Thatcher angered other European leaders by demanding special treatment for Britain on EU fees and other issues. But Mrs. May is in no position to make similar demands. Her European counterparts know Britain is leaving the 28-member union, and they have little incentive to grant a better trade deal now.
“The tabloid press has this idea that Britain will get what it wants from Europe by banging its handbag on the table like it did with Thatcher,” said Tim Bale, a political scientist and Conservative Party analyst at Queen Mary University of London.
Mrs. May has been cagey. Once she invokes Article 50 of the 2009 Treaty of Lisbon, the United Kingdom faces a two-year deadline to secure an arrangement with Brussels before it faces automatic ejection from the union.
She has yet to invoke the article to start the clock ticking. Despite calls from other Conservatives and European leaders to do so, she said she will wait until next year.
Mr. Clegg warned that the delay was pointless and counterproductive. “She is sitting on a ticking time bomb, which will at the very least paralyze this government,” he said.
But Mr. Bale said Mrs. May was using a good bargaining tactic.
“She is in negotiations and doesn’t want to give much away,” he said. “We’re only beginning to understand the consequences [of Brexit], and we aren’t clear about what we want, so it would be silly to go crashing in.”
European officials have said repeatedly that Britain’s access to their markets would need to be matched by the right for Europeans to continue to live and work in the United Kingdom without visas, a requirement that is unpopular in Britain and fueled much of the energy for the Leave campaign. EU negotiators were huddling Friday in Slovakia to plan how they want the unprecedented talks to proceed.
Mrs. May, on the other hand, has been subdued about airing her goals in the negotiations, including on immigration.
“The first thing she’s done is not to rush anything,” said Mr. Oliver. “She’s saying, ‘Brexit means Brexit’ a lot, which you and I know means nothing. But she’s smart to evade. She has to let things calm down.”
That may be easier said than done. The prime minister, who served as home secretary for six years under Mr. Cameron in the Cabinet’s top domestic legal and security post, has little experience on the world stage.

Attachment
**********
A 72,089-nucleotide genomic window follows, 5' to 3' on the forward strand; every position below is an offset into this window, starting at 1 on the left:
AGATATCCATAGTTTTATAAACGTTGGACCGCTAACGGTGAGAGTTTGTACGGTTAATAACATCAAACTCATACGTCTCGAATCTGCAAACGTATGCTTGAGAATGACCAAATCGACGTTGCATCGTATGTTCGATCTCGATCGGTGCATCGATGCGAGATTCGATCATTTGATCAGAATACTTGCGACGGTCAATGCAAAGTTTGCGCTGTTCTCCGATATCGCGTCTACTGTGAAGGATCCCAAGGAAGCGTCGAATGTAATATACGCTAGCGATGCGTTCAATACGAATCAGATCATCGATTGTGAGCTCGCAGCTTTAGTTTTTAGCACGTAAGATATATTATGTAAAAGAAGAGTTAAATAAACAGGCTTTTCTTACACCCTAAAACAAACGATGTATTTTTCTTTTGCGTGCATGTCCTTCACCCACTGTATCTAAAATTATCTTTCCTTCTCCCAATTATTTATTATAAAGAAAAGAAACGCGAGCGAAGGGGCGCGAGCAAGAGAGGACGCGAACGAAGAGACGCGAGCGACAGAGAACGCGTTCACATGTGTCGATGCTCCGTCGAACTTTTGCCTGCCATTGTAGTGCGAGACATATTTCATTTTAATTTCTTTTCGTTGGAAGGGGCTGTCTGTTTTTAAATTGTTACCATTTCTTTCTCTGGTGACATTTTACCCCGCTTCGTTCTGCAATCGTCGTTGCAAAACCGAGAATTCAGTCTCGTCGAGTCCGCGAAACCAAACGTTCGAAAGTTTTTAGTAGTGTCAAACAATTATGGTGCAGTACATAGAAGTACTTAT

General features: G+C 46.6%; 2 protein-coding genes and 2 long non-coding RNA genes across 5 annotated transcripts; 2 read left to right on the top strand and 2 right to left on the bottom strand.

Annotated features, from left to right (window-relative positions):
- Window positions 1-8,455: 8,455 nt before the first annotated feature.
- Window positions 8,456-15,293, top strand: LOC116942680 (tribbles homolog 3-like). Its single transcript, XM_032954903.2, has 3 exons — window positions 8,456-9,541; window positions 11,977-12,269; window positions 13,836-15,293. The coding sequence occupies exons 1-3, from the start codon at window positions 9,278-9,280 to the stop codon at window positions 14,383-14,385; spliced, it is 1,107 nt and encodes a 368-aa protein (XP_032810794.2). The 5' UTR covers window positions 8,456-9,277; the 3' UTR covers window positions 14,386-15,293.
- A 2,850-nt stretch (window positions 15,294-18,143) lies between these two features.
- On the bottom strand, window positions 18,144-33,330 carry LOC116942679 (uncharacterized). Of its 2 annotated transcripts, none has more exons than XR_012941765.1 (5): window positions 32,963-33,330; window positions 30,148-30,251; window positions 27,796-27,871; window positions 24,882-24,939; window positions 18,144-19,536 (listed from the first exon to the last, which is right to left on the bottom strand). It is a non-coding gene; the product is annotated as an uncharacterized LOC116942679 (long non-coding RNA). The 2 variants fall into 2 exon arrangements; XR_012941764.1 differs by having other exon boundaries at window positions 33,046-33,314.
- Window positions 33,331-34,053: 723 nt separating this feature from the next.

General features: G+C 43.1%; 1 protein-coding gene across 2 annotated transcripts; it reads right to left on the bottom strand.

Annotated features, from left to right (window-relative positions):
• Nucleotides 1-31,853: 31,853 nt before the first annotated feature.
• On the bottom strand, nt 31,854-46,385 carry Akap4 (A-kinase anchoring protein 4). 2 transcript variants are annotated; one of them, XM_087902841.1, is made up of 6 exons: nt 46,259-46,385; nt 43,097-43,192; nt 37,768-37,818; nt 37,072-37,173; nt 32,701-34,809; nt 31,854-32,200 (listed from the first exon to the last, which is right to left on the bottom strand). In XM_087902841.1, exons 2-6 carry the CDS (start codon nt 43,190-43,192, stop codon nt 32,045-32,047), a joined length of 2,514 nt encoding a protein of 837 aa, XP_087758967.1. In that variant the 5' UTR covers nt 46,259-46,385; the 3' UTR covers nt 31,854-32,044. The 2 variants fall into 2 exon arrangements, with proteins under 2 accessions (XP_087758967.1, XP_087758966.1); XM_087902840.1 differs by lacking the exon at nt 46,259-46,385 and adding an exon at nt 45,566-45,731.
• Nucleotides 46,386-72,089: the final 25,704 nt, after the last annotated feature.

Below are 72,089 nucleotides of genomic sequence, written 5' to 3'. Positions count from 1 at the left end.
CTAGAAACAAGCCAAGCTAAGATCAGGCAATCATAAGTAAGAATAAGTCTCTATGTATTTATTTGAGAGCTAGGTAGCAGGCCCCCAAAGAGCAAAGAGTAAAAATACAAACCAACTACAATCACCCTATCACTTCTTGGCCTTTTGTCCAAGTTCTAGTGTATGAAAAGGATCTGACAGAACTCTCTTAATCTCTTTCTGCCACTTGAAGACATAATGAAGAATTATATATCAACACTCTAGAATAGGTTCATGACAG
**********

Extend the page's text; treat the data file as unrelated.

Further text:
The recent Group of 20 conference of representatives from industrial and emerging-market nations, hosted by China, was Mrs. May’s biggest chance so far to show her mettle in an event unrelated to Brexit.
But before the meeting, Mrs. May angered Beijing by putting the brakes on a Chinese-built nuclear power project in England, citing national security concerns.
As a result, her Chinese hosts gave her short shrift at the summit, relegating her to the second row in the official group photo. The British are used to their leaders standing front and center in those pictures. The British press took note of the snub.
Still, Mrs. May’s government approved the Hinkley Point C nuclear power station on Sept. 15, 10 days after the summit.
With the G-20 behind her, Mrs. May’s primary concern now is keeping her party satisfied as she consults with her colleagues and prepares for years of negotiations to separate Britain from the European Union. Complicating that task is strong sentiment in Scotland and elsewhere to stay with the union.
“She’s under pressure from within the Conservative Party,” said Mr. Oliver. Mr. Cameron “tried to settle the differences over Europe in the party with a referendum and failed.”
Perhaps in a bid to build up political capital among her Conservative base, one of Mrs. May’s first acts was to announce plans to expand grammar schools.
Pupils must sit for exams in order to enroll in the schools. Critics argue that grammar schools reinforce class boundaries, but Conservatives argue that the schools are a means of social mobility for the best and brightest students regardless of their parents’ wealth. Mrs. May is firmly behind the Tories.
“It’s certainly striking that this is one of the first few things she does,” said Mr. Bale. “It’s simply an attempt to tickle the underbelly of her own party’s right wing.”